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Australia’s domestic violence epidemic looks set to become key election issue

Scott Morrison and Kelly O’Dwyer have thrown their weight behind the funding boost. Images: AAP
Scott Morrison and Kelly O’Dwyer have thrown their weight behind the funding boost. Images: AAP

Australia’s domestic violence epidemic looks set to become a key election issue, with the Coalition party pledging an additional $328 million to domestic violence prevention strategies following Labor’s $60 million pitch.

This funding boost will include $82 million for frontline services, another $68 million for prevention program and $78 million for safe spaces.

Another $35 million will go to support Aboriginal and Torres Strait Islander communities and the national sexual assault and domestic violence phone counselling service will receive $62 million.

This funding boost will include $82 million for frontline services, another $68 million for prevention program and $78 million for safe spaces.

Another $35 million will go to support Aboriginal and Torres Strait Islander communities and the national sexual assault and domestic violence phone counselling service will receive $62 million.

The $328 million sum reflects a sharp increase from the previously pledged $100 million.

Minister for Women, Kelly O’Dwyer said the funding injection is the result of an understanding that “we have to attack this problem at its source”.

“There can be no more important priority for government than keeping women and children safe,” she said today.

“It is terrible to think that on average eight women present every day to a hospital because of violence against them – family or domestic violence.”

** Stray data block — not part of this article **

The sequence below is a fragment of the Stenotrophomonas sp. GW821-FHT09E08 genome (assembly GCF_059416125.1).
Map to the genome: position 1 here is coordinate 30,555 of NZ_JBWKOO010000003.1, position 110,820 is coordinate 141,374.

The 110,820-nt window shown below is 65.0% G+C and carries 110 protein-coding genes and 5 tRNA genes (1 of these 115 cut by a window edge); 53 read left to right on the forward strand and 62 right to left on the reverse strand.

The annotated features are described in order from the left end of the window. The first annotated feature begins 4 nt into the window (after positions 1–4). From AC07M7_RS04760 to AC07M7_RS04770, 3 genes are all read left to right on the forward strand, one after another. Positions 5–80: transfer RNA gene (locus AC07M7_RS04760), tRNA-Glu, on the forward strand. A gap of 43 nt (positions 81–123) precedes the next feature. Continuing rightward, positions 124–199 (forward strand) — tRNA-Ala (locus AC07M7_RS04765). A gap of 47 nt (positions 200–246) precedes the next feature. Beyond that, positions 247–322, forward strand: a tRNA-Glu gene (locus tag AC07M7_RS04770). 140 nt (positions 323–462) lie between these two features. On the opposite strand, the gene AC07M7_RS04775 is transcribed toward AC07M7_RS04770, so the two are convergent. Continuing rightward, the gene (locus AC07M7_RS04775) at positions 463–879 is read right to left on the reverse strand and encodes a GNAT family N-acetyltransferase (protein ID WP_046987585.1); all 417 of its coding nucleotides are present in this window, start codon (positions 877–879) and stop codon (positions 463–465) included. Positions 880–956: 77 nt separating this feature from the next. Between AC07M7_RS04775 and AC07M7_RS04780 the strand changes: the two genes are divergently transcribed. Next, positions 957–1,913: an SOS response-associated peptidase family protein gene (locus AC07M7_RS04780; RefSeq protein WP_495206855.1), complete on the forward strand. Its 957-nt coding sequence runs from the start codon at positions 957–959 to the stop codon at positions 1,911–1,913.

Prime Minister Scott Morrison said Australia needs to counter the culture of disrespect towards women in order to stop the violence.

“A culture of disrespect towards women is a precursor to violence, and anyone who doesn’t see that is kidding themselves.”

It comes after the Labor party’s pledge to put $60 million into 20,000 “flexible support packages” for people fleeing violent relationships.

The packages are designed to assist women in leaving relationships. Finances are often a barrier to exiting a violent relationship as accommodation can be limited and access to funds may also be held by a violent partner.

How big is the problem?

Huge.

Violence against women has dominated the national conversation since the murders of Eurydice Dixon, Qi Yu and Aya Masarwe in recent months.

However, while the stories of women attacked outside of their home or by strangers have been blasted around the world, the reality is that far more Australian women die at the hands of someone they know and may have loved.

In fact, 69 women were murdered in Australia last year, and the majority died at the hands of a current or former partner, according to advocacy group Counting Dead Women Australia which tracks and highlights the number of Australian women dying from violence.

“The fact is every year, somewhere between 50 to 70 women are killed by the hands of someone who says they love them,” the co-founder of parent organisation, Destroy the Joint, Jenna Price told SBS last year.

On average, one woman in Australia is murdered by a current or former partner, while one in three Australian women have experienced violence since the age of 15.

And one in six women are have been the victim of physical or sexual violence by a former or current partner. Women with disabilities, Aboriginal and Torres Strait Islander women and younger women are the most likely to experience domestic violence.

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